Interest rate rises would be best for almost a quarter of people, according to the latest survey by the Bank of England on public attitudes to inflation.
The survey of over 2,000 people from 175 randomly selected areas showed that 23 per cent of people thought it would be best for them personally if interest rates went up, while 27 per cent of people said it would be better if rates were to go down.
The survey, used by the Bank of England to gauge public knowledge, attitudes and expectations around inflation and interest rates, found that 48 per cent expected a rise over the next 12 months, a slight decrease on the number in a May survey.
Only five per cent expected any further falls, with 39 per cent believing it would be best for the economy if rates stayed where they are.
The average expectation of the rate of inflation over the coming year was 3.4 per cent, up by 0.1 per cent from May. The majority of respondents, 62 per cent, believed the economy would end up weaker rather than stronger if prices start to rise faster.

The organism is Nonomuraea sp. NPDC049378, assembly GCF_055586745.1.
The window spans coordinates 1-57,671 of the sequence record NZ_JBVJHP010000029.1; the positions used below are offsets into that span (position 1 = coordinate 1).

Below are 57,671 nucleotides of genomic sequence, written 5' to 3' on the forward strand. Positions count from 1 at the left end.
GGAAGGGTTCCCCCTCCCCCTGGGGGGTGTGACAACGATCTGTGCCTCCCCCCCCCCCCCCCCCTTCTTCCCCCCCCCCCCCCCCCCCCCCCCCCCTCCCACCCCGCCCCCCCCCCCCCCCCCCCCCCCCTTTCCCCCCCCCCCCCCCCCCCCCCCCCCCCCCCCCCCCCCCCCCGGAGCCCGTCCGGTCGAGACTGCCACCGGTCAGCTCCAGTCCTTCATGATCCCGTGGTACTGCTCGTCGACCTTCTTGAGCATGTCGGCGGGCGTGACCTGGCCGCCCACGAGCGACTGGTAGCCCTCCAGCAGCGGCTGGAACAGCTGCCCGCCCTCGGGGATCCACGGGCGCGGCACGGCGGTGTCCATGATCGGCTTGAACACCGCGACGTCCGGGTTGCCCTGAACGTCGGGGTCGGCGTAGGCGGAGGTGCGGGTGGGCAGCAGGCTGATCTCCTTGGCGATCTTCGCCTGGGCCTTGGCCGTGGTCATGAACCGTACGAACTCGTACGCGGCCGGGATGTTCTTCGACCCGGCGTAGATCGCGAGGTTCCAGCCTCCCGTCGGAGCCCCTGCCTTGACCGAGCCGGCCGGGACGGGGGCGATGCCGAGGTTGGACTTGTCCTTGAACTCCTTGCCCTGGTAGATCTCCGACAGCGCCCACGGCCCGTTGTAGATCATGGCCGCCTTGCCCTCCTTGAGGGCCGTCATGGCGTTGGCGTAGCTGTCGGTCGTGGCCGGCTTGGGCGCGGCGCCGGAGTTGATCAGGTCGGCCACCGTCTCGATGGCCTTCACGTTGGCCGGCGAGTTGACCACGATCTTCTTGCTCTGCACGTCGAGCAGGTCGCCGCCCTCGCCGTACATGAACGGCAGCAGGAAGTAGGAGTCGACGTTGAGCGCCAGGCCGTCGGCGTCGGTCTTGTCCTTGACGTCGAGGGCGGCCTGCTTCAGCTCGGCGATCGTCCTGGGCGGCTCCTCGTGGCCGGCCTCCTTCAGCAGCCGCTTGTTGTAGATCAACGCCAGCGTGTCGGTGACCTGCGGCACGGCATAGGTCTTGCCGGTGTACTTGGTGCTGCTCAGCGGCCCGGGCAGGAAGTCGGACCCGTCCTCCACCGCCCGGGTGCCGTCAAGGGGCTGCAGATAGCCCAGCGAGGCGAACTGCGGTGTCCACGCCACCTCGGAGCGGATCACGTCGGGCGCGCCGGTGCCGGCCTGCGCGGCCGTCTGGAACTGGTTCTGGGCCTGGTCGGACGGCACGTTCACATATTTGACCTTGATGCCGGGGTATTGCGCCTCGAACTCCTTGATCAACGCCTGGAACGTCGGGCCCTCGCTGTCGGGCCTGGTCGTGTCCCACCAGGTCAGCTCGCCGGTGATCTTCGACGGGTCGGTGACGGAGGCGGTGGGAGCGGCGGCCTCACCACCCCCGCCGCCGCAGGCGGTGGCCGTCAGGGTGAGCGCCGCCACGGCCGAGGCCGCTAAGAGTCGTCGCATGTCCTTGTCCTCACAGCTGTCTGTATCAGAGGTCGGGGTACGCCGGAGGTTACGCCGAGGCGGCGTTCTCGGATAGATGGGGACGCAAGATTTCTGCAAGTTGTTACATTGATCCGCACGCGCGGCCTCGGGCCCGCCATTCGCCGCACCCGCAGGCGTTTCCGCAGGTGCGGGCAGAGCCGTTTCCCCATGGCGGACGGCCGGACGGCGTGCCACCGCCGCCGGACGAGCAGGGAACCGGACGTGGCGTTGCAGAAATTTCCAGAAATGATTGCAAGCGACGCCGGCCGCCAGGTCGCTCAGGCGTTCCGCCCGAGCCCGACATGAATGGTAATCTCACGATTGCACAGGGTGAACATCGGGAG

Figures published by the Office for National Statistics on 14 September showed the Consumer Prices Index (CPI) rate of inflation was 3.1 per cent in August, the same as the previous month and still well above the 2 per cent Bank of England target.
The ONS said the largest upward pressures on prices were from air transport, clothing and footwear, and food.
Between July and August, air fares have increased by 16.1 per cent, clothing and footwear prices are up 2.8 per cent and the cost of food has been driven up by rising prices for bread, cereals and vegetables.
The European Commission said on 15 September that the rate of inflation for the Euro area (countries using the Euro) was 1.6 per cent in August and the UK rate is expected to decrease in coming months as economic growth weakens.
Asked in the survey whether they were satisfied with the way the Bank of England is doing its job to control inflation, 47 per cent of respondents said they were either very or fairly satisfied.
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